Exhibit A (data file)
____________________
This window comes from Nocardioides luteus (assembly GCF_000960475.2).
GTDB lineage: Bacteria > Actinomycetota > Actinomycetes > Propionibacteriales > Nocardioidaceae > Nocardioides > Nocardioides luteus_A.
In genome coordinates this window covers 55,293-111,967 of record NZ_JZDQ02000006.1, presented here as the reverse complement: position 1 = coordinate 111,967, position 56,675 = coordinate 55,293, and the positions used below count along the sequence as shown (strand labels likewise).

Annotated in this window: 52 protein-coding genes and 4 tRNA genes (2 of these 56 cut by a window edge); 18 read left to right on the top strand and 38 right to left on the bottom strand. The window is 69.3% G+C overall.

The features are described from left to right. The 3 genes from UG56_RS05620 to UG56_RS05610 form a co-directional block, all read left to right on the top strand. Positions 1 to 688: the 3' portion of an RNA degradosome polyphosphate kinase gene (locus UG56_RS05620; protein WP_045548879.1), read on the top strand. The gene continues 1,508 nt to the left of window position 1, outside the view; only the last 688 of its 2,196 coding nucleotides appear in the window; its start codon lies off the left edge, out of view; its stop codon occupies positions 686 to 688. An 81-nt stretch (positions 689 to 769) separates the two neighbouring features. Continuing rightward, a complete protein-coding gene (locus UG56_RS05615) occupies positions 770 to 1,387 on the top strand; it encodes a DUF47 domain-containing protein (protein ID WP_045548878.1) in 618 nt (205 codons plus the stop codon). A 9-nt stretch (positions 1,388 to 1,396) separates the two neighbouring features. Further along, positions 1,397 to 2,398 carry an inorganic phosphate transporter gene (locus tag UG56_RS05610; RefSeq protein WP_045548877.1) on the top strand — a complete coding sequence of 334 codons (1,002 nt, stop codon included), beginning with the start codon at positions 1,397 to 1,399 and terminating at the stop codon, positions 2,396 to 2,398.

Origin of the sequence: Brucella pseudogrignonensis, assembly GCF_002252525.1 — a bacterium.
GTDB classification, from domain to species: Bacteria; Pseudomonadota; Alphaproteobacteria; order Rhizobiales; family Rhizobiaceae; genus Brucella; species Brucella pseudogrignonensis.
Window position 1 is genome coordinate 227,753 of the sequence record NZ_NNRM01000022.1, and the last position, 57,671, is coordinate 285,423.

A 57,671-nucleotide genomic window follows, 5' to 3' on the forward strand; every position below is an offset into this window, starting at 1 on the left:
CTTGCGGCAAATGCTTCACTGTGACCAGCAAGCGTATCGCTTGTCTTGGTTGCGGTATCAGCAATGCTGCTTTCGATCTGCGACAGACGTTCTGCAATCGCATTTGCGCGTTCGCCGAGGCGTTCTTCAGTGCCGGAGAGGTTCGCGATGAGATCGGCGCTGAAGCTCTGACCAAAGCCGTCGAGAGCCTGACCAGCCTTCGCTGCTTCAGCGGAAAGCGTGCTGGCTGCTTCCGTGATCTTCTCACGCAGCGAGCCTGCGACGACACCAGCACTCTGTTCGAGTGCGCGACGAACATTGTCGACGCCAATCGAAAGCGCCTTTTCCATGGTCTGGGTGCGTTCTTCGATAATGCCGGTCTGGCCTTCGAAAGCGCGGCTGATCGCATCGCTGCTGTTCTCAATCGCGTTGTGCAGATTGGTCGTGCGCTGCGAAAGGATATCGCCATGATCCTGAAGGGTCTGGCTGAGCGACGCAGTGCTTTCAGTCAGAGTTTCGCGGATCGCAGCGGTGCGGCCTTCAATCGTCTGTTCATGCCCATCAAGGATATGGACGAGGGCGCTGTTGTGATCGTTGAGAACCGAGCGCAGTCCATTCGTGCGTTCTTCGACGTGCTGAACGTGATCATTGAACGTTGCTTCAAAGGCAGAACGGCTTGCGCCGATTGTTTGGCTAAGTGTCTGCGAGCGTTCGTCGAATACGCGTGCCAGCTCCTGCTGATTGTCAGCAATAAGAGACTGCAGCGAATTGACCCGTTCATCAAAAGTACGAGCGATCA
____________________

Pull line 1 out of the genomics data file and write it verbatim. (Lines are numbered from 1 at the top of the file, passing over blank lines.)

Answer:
This window comes from Nocardioides luteus (assembly GCF_000960475.2).